That's what mystifies me about so many of the objections put forth here. At least mine and Punch's position is clear about when a woman's unavailable--when she's made a formal commitment or when she says, "No thank you not interested" (whether her reasoning is her informal commitments or just a lack of interest in you). But at what point do the rest of you think it becomes immoral to ask a woman "would you like to go out sometime?" and "Okay, well if you change your mind give me a call?" When you see her out on a date with a man? (even if for all you know she never plans to see him again). when she goes out with the same guy for 6 months (even when she's just doing it because it's more fun than sitting home alone while she's waiting for something better to come along--and he knows it)? When she's been going out with the same guy for 2 years (but is fed up with his waffling and just looking for a trigger to justify her doing what she knows she's going to do anyway)? How do you know these things if you don't *ask* and let her know there's another option--if she's interested.

It's not about being better than her current boyfriend--it's about being a different option, if she wants one.
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« Reply #582 on: April 25, 2012, 12:43:01 AM »

But so long as those promises are 'implicit', I certainly don't think there's any sin in asking. Because as long as they are implicit, *someone* (most likely the man, but possibly the woman or both) is keeping their options open--because if they weren't, they would go ahead and make it 'explicit'

...in my circle of acquaintance is a couple who have been dating for 7 years. For at least the last 3, she has wanted to get married. He says he plans to marry her, he says when he pictures his future, it's always with them together--but right now's just not the right time because at first he was focussing on his career, and now he's focusing on his start-up business...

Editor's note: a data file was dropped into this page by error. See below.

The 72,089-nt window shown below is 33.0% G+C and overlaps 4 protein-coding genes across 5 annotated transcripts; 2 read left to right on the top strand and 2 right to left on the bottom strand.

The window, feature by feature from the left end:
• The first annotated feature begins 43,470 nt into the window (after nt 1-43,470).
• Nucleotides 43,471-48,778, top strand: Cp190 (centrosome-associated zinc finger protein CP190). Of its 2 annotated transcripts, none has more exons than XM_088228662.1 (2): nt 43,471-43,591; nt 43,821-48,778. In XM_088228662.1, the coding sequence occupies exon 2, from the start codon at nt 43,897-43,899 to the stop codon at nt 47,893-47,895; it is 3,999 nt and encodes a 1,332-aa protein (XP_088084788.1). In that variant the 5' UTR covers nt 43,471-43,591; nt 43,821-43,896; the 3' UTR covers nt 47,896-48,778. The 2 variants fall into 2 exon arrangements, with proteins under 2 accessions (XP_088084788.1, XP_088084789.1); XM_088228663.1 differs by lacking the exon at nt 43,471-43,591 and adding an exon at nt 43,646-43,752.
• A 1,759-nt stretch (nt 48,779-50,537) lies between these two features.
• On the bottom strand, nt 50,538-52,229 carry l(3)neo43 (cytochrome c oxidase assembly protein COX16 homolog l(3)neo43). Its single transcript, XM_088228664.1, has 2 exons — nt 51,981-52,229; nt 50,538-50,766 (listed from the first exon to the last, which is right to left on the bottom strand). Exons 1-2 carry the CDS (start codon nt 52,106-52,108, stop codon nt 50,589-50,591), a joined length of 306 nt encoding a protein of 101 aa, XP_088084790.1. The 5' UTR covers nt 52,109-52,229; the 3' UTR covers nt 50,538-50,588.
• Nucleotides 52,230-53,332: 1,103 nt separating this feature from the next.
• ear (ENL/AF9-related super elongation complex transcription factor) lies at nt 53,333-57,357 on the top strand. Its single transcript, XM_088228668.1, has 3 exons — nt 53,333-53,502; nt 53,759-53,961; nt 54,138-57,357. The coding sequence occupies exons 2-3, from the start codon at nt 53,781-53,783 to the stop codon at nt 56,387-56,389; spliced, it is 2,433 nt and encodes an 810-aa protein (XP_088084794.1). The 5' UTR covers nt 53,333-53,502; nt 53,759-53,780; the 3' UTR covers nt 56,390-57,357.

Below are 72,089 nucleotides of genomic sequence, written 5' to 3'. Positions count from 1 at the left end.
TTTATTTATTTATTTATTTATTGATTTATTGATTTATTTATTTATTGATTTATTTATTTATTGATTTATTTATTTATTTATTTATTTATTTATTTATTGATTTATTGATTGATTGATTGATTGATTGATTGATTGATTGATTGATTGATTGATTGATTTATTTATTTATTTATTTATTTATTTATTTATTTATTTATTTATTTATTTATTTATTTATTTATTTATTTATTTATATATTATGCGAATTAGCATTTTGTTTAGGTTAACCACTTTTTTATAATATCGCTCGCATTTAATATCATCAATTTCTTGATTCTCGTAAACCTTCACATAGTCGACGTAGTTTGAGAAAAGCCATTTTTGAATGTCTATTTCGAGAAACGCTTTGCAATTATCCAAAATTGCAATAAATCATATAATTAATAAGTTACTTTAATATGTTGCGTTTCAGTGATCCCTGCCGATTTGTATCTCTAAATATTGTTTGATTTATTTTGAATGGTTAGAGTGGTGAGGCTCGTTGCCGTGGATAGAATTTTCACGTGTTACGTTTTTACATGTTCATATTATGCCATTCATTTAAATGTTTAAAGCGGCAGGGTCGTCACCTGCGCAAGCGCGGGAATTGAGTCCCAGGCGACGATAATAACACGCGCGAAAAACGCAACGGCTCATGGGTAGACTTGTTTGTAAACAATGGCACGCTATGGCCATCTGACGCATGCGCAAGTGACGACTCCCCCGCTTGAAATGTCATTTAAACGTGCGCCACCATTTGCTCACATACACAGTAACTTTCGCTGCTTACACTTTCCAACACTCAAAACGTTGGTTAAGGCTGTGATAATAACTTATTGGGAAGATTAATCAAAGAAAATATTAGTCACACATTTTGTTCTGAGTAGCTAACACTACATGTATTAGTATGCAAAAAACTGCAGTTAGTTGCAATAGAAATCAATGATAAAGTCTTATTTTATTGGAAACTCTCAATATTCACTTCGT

I know that this is probably very stupid of me to disagree with a married man old enough to be my father with years more knowledge and experience than me, but Mr Witega, I feel inclined to disagree with you on a couple of points here. Sometimes making their committment 'explicit' is much harder than some of these oldsters on here make it out to me because we come from different generations. Nowadays getting married for younger people is not as easy as the elders are making it out to be; you need money. You said yourself that a man should put his girlfriend/life/fiance higher than almost everything and take care of her as much as he can, and how is he supposed to do that if he does not have money yet? He needs to focus first on getting his job and cash flow coming in. And that is not as easy as it may have been for the oldsters. Nowadays college is almost essential for a decent job and finishing high-school is mandatory and college costs money as well, so it really is a hard process. If anything, it seems more immature to me to just marry a woman because you 'love her' relying solely on your emotional impulses and not reason, because even if you marry her, she is still going to struggle as the couple struggles economically. If he really loved her, then he would put off marriage for a while until he can get his money. I don't know if this is a wise decision or not, so your input would be appreciated, but I've sort of implicitely decided that I would not marry until I am economically stable.
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« Reply #583 on: April 25, 2012, 02:55:17 AM »

Witega, if Punch hadn't included "or strong informal", I wouldn't have asked that question. In context, however, I think it makes perfect sense to wonder, as your actions are going to based on how you judge such a situation, so it'd be good to try to be relatively confident that you know in fact that any of the scenarios you're thinking of actually apply (e.g., that she actually isn't going to be seeing that guy again, to use one of your examples).

Anyway...when is it acceptable...I would say that the "she's sick of her guy and looking for an out" standard is acceptable. That seems like something different than deciding for yourself that you're better than her current guy* and are going to try to break them up so that she will hopefully date you instead.

* - I'm not sure I really buy the idea that it's just being an alternative, as though there's no implicit (or potentially explicit) value-judgment being made here. Everyone is just an alternative, but without any reason to choose one over another if we're going to somehow remove the natural impulse to make ourselves look better in comparison to someone else. That's how it works, no? I have a feeling I may be misunderstanding you here...
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« Reply #584 on: April 25, 2012, 08:19:29 AM »

These posts are getting bigger, and that's a lot of words.


"The Prince" is one of my favorite books.  I keep a copy on my desk at work.

It's been a few years since I read it. I need to reread it.